Do career women have to power dress to be taken seriously?

10 Jan

It was inevitable with the release of the Iron Lady movie, about the life of former prime minister Margaret Thatcher, that we would revisit the impact she has had on women over the years. Cue discussions about power dressing and the role of women in male-dominated environments.

Apparently it is some of her presentation choices – to deepen her voice and lower her hemlines – that women emulate when they want to be taken more seriously in the workplace. A survey from Business Environment says that 59% of London women have dressed more powerfully – ie with longer skirts and less cleavage on show – to get ahead in their careers. They will also lower their voice and yet wear more make-up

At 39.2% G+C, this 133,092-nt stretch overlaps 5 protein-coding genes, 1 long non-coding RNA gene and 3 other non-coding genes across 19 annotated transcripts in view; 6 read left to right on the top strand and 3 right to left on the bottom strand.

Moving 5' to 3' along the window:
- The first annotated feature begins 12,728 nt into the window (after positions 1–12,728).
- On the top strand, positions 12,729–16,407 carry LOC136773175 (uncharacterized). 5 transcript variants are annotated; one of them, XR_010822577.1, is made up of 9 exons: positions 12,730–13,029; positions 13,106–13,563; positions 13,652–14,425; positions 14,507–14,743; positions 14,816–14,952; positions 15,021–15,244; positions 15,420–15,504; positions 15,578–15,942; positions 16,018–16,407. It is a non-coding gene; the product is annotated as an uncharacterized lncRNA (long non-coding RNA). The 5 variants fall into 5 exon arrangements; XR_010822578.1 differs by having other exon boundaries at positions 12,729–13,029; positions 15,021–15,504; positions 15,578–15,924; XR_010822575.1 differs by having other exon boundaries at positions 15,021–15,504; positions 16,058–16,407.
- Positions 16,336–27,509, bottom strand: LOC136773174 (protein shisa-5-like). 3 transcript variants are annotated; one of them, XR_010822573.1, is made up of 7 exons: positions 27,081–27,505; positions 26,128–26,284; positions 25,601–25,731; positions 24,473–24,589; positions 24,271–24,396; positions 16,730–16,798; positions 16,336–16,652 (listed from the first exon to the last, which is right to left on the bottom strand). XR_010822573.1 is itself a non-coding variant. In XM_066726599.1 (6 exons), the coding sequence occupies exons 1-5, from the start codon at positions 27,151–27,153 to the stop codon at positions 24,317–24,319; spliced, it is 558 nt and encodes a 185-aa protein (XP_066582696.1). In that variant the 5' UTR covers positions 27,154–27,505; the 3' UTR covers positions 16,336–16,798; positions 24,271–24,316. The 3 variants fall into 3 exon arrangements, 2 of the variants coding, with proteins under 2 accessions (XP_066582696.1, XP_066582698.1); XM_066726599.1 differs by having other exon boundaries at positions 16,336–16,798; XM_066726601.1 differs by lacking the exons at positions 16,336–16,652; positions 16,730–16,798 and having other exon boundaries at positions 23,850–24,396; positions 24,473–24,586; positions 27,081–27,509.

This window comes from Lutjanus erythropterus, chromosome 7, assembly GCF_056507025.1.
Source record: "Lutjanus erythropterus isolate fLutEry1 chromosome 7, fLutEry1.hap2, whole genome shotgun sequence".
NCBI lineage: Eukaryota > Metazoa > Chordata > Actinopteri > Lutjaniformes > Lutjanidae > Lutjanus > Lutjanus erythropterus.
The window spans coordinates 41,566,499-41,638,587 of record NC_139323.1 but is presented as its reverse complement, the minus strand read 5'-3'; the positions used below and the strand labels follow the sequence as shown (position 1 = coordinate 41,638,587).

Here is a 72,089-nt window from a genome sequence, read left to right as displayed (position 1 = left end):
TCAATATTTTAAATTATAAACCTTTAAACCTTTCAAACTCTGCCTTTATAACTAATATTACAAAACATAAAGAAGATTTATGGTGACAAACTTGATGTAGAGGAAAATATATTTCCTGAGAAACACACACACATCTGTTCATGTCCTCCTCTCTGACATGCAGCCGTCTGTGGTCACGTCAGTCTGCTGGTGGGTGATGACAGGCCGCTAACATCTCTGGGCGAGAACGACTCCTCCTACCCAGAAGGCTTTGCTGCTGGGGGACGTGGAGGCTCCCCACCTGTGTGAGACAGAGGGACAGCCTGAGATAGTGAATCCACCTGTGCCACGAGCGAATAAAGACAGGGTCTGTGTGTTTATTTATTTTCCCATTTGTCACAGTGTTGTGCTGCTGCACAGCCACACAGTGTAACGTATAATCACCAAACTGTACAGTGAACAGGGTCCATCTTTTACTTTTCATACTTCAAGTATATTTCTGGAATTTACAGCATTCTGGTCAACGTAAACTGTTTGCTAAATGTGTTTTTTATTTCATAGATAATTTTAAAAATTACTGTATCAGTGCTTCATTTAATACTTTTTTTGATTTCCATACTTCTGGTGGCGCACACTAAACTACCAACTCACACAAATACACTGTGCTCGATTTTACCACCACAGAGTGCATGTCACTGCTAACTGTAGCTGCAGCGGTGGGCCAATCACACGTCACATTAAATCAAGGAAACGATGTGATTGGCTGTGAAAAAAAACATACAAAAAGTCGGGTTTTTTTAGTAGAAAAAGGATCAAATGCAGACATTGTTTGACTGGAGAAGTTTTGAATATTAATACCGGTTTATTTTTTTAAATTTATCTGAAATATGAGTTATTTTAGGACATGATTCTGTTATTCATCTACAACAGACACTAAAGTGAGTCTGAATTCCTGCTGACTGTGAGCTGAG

I’ve always dressed on the basis that the more flesh you show, the less you’ll be taken seriously in the workplace, and the more attention you bring to yourself for the wrong reasons. In fact, the survey says that dressing inappropriately is the most common reason among two-thirds of respondents for judging and disparaging a colleague.

However much modern women may emulate Thatcher’s sartorial choices, I doubt very much they will want to copy her management style, which was renowned for its rigidity. For a great view on this, read an article in Management Today, which questions whether women really want to be like Margaret Thatcher. I suspect the answer is no.


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